It’s time to say thanks & farewell Her Extreme Judginess M. T. Decker. If I were more awake I would wax eloquent for several paragraphs on the depths and sparkliness of our gratitude. But rest easy, dear ones–I am not awake, which means you will only be compelled to read a few short lines: THANK YOU, Mary, for your time and dedication. What a blast it’s been having you aboard the FF judgeship. Thank you, thank you!
Judge M. T. Decker says: Wow! What a long strange trip it’s been. When I signed on as a judge, I had no idea how much work I would need to put in, and no idea how much I would learn in the process. I am, as always, amazed and humbled by the work, the art you all have created here, and if I have one regret it’s that I can’t just say “Everybody wins.”
There were some amazing stories this week, and you all took me on an incredible journey. I am both sad to be finishing up my phase as a judge and happy that I will once again be able to write with you all.
Some friends asked me “What does it take to write a winning story?” “Why does one story win when another doesn’t?”
When I started as a judge I knew that some of the answers were subjective, and as I’ve judged I’ve realized that the rules that apply to longer stories are the same for flash: you have to make the story count. Even with something you can “read in a flash” you want to walk away satisfied: and that is something very hard to do in 150 words.
Writing, as you all know, is part mechanics, part art. The mechanics are a constant: spelling, grammar wording. These form the framework from which you hang your art, they are the pigments with which you paint, and the sounds from which you compose, and if they are not solid, the story cannot stand.
There are times when proper grammar and standard ‘rules’ are forsaken for the sake of the story, that is artistic license, but it still has to flow and resonate with your readers. That’s why there are rules: to have some common ground in how we transmit our thoughts.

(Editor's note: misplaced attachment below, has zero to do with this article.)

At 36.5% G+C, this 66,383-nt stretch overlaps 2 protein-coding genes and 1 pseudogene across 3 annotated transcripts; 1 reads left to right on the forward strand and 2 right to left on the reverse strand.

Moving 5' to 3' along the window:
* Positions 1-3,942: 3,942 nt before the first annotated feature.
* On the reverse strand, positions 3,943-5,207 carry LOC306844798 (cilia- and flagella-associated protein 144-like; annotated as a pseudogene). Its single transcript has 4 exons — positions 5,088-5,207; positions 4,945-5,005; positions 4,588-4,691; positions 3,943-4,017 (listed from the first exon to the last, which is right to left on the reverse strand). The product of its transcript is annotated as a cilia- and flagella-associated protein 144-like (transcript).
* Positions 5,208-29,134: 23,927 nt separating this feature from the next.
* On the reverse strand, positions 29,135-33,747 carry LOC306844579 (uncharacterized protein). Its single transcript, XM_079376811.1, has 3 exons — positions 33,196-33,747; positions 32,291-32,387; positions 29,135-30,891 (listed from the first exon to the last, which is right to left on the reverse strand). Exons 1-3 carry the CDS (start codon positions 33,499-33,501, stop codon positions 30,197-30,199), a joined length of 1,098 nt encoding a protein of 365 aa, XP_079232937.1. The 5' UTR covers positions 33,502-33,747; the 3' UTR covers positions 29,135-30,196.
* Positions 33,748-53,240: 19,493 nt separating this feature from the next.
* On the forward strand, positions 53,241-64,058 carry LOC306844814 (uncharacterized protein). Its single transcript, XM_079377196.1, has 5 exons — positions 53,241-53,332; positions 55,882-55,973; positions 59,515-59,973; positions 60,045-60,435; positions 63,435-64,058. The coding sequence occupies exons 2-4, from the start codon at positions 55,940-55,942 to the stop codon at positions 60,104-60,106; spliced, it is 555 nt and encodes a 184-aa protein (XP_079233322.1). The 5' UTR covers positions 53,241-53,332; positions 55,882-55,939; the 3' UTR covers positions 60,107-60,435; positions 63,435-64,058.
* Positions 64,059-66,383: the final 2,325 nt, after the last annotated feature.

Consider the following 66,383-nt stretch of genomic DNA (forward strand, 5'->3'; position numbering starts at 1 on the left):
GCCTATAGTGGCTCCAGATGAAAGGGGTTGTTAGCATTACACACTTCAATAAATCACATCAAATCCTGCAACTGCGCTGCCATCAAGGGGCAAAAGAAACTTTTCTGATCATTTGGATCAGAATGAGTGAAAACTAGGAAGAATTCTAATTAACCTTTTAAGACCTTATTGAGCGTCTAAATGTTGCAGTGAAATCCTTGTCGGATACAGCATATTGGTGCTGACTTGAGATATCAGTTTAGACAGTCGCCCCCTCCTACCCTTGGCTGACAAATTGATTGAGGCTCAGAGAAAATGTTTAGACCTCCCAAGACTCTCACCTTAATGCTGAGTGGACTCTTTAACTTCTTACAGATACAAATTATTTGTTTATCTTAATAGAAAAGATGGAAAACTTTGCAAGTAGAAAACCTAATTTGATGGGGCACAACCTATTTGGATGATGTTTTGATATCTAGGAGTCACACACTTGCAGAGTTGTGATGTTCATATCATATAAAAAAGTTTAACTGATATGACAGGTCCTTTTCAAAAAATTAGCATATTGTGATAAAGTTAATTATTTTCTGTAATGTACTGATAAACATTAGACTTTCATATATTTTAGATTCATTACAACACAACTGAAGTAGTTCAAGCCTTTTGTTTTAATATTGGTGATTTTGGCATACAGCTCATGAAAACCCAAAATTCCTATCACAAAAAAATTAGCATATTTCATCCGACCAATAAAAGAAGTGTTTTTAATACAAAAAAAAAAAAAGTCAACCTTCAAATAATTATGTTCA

The more I judge, the more I realize that writing is part alchemy. You have these elements that you combine and work until you strike gold. The only problem is: everyone else writing in a given challenge is also experimenting with their words, tweaking the sounds and meanings until they produce their ‘secret sauce.’
In the end – it is the construction and flavor that make the story, and in any given competition there can only be one winner, and so we focus on saying why a story won, rather than why a different story didn’t win.
Amy Wood, “A Student’s Tale of Woe.” This story touches on the theme of interpretation in a very intriguing way. It gives us a tantalizing glimpse into the mind of a student as they are forced to push the boundaries of their understanding, and the image of “committing ritual suicide with my fountain pen,” is an imaginative look into not only the dislike, but the personality of the student in question. I have to admit, that on more than one occasion, I have contemplated the same action.
Karl A. Russell, “Betty’s War.” Here we are taken into a war unlike any we have seen before. The descriptive narrative helps us to understand that she is not dealing with your standard ‘infestation.’ She expresses some small amount of sympathy for the small, uniformed creatures she’s been dealing with, but in the end she still treats them more like bugs in the garden. The twist at the end and her reaction are priceless.